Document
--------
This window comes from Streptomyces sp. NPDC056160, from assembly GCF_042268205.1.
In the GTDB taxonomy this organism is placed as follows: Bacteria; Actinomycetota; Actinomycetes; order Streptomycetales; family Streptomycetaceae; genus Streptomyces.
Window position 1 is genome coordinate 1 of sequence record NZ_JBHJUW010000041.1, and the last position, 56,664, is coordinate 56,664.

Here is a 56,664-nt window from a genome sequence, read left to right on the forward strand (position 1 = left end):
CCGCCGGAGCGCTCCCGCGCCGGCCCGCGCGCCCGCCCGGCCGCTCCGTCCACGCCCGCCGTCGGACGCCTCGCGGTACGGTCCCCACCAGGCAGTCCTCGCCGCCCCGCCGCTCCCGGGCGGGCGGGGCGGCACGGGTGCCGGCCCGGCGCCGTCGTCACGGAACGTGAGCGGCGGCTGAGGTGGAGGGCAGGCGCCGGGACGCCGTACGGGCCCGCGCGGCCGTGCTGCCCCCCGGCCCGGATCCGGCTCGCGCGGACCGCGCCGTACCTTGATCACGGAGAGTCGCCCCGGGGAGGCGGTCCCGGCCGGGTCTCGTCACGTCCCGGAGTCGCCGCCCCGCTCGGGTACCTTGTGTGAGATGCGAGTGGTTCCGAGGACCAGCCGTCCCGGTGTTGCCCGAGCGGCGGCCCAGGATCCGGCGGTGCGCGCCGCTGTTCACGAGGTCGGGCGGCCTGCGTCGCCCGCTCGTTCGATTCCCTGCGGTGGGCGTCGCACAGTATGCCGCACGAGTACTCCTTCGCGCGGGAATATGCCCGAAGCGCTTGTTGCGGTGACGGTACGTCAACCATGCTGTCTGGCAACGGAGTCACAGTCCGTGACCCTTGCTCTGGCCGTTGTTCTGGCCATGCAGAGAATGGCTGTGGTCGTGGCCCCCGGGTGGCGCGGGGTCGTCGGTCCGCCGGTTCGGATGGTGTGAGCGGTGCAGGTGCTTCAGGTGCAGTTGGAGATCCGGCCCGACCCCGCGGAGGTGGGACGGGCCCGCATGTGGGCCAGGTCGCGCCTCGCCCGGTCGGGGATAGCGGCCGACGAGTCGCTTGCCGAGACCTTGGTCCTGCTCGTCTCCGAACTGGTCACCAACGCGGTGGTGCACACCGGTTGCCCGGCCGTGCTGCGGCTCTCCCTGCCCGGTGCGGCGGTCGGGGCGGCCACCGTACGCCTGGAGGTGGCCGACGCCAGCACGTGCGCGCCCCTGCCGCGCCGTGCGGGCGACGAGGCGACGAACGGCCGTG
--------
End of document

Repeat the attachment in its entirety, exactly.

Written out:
This window comes from Streptomyces sp. NPDC056160, from assembly GCF_042268205.1.
In the GTDB taxonomy this organism is placed as follows: Bacteria; Actinomycetota; Actinomycetes; order Streptomycetales; family Streptomycetaceae; genus Streptomyces.
Window position 1 is genome coordinate 1 of sequence record NZ_JBHJUW010000041.1, and the last position, 56,664, is coordinate 56,664.

Here is a 56,664-nt window from a genome sequence, read left to right on the forward strand (position 1 = left end):
CCGCCGGAGCGCTCCCGCGCCGGCCCGCGCGCCCGCCCGGCCGCTCCGTCCACGCCCGCCGTCGGACGCCTCGCGGTACGGTCCCCACCAGGCAGTCCTCGCCGCCCCGCCGCTCCCGGGCGGGCGGGGCGGCACGGGTGCCGGCCCGGCGCCGTCGTCACGGAACGTGAGCGGCGGCTGAGGTGGAGGGCAGGCGCCGGGACGCCGTACGGGCCCGCGCGGCCGTGCTGCCCCCCGGCCCGGATCCGGCTCGCGCGGACCGCGCCGTACCTTGATCACGGAGAGTCGCCCCGGGGAGGCGGTCCCGGCCGGGTCTCGTCACGTCCCGGAGTCGCCGCCCCGCTCGGGTACCTTGTGTGAGATGCGAGTGGTTCCGAGGACCAGCCGTCCCGGTGTTGCCCGAGCGGCGGCCCAGGATCCGGCGGTGCGCGCCGCTGTTCACGAGGTCGGGCGGCCTGCGTCGCCCGCTCGTTCGATTCCCTGCGGTGGGCGTCGCACAGTATGCCGCACGAGTACTCCTTCGCGCGGGAATATGCCCGAAGCGCTTGTTGCGGTGACGGTACGTCAACCATGCTGTCTGGCAACGGAGTCACAGTCCGTGACCCTTGCTCTGGCCGTTGTTCTGGCCATGCAGAGAATGGCTGTGGTCGTGGCCCCCGGGTGGCGCGGGGTCGTCGGTCCGCCGGTTCGGATGGTGTGAGCGGTGCAGGTGCTTCAGGTGCAGTTGGAGATCCGGCCCGACCCCGCGGAGGTGGGACGGGCCCGCATGTGGGCCAGGTCGCGCCTCGCCCGGTCGGGGATAGCGGCCGACGAGTCGCTTGCCGAGACCTTGGTCCTGCTCGTCTCCGAACTGGTCACCAACGCGGTGGTGCACACCGGTTGCCCGGCCGTGCTGCGGCTCTCCCTGCCCGGTGCGGCGGTCGGGGCGGCCACCGTACGCCTGGAGGTGGCCGACGCCAGCACGTGCGCGCCCCTGCCGCGCCGTGCGGGCGACGAGGCGACGAACGGCCGTG